Myth Of Full Employment Exposed
The real level of unemployment is just under 2.3 million, says a new report published by Sheffield Hallam University.
This new estimate of unemployment compares with just under 800,000 on the official claimant count and 1.5 million on the government's preferred measure of unemployment based on its Labour Force Survey.
Substantial unemployment remains hidden on incapacity benefits (mostly Employment and Support Allowance), says the new report.
More than 2.4 million men and women of working age are presently out of work on incapacity benefits. Of these, an estimated 750,000 would have been in work in a genuinely fully employed economy, says the report.
These are not fraudulent claims, the report explains. Rather, when men and women with health problems or disabilities are out of work they are often able to claim incapacity benefits instead of unemployment benefits.
The hidden unemployment is concentrated in the weakest local economies, particularly in the industrial areas of the Midlands, North, Scotland and Wales but also in a number of towns around the coast. The consequence is that official figures hide the true scale of disparities across the country.
For a number of regions, the report's estimates of the real level of unemployment are far above the government's own preferred figure:
|Wales||141,000 (compared with 65,000)|
|North East||143,000 (compared with an official figure of 91,000)|
|North West||319,000 (compared with 177,000)|
|Yorkshire||208,000 (compared with 132,000)|
|Scotland||219,000 (compared with 121,000)|
These big differences also apply to many local authorities across the less prosperous parts of the country, for example:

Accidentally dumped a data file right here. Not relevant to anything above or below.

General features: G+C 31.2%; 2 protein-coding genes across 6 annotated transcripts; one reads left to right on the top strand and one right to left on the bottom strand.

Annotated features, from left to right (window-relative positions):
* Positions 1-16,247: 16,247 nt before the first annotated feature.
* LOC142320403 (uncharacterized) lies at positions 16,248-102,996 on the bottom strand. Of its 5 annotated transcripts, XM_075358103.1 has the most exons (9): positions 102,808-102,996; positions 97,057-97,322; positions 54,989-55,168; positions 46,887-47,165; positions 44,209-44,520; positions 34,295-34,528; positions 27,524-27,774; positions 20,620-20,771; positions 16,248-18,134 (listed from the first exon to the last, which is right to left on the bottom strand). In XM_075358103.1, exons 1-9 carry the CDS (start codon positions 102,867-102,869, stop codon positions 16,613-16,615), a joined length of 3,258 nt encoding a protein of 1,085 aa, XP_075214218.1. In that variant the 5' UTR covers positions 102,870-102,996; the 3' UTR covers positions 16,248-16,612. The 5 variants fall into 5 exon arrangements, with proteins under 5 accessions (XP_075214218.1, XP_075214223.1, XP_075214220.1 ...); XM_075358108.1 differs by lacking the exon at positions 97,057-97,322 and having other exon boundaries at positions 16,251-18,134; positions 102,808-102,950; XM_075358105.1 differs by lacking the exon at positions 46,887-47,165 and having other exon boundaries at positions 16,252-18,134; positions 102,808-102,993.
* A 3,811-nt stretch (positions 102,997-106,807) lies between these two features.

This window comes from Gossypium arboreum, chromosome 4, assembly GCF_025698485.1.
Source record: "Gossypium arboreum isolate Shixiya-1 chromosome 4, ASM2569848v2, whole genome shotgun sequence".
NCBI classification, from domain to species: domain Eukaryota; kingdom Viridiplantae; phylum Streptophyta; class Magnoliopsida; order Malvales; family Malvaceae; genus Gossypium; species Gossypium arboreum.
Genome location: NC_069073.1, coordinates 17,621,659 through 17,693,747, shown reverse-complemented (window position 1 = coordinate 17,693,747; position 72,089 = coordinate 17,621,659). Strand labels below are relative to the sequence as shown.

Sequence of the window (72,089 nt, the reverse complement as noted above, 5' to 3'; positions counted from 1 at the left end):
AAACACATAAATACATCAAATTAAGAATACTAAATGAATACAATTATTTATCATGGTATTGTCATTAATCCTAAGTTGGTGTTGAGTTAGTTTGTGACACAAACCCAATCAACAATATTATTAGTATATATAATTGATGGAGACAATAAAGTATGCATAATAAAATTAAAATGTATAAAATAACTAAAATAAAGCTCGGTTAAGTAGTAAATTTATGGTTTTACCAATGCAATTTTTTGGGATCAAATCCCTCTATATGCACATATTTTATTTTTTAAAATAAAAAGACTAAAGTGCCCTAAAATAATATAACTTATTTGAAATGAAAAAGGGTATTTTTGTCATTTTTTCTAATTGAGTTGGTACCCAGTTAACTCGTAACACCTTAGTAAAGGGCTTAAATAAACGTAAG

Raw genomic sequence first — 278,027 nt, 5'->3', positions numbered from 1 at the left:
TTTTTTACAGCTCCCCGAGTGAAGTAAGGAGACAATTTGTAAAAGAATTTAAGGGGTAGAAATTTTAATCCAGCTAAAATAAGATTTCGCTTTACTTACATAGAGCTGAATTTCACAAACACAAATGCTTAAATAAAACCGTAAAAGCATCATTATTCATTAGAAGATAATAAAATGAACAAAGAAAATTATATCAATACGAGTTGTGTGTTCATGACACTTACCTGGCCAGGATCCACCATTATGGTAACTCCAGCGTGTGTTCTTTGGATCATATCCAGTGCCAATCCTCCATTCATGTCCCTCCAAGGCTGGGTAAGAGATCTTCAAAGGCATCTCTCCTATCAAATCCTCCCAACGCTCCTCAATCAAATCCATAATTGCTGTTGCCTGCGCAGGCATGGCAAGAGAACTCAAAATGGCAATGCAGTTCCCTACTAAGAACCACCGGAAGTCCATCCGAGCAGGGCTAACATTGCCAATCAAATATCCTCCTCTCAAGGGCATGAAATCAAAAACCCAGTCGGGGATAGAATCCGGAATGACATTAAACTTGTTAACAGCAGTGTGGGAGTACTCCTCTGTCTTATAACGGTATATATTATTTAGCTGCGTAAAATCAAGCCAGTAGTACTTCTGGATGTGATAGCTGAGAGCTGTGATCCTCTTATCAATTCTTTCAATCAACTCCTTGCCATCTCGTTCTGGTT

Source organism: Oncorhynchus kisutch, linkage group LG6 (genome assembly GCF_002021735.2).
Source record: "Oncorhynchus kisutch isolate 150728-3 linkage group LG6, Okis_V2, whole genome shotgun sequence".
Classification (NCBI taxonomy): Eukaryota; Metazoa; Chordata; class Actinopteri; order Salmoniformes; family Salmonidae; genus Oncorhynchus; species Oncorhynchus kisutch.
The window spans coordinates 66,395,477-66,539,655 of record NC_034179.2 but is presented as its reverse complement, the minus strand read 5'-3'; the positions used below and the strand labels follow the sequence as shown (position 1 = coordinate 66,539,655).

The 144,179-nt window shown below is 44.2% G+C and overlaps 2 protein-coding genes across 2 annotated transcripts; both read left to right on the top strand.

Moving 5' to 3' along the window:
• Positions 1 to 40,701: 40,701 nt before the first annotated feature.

|Rhondda||14,600 (compared with 5,800)|
|Middlesbrough||9,800 (compared with 5,800)|
|Blackpool||10,400 (compared with 4,300)|
|Liverpool||33,400 (compared with 15,000)|
|Glasgow||40,700 (compared with 17,200)|
By contrast, the report says there is little or no evidence of significant hidden unemployment in the most prosperous parts of southern England outside London.
Professor Steve Fothergill from Sheffield Hallam's Centre for Regional Economic and Social Research, one of the authors of the report, said: "Unemployment has fallen over the last five years but the claim that Britain is operating at or close to full employment is wide of the mark.
"What our estimates of the real level of unemployment show is that big variations in the health of regional and local economies are still very much with us. Some parts of southern England may be close to full employment, but that is emphatically not the case in older industrial Britain, nor indeed in many seaside towns."
Myth Of Full Employment Exposed, 30th October 2017, 11:02 AM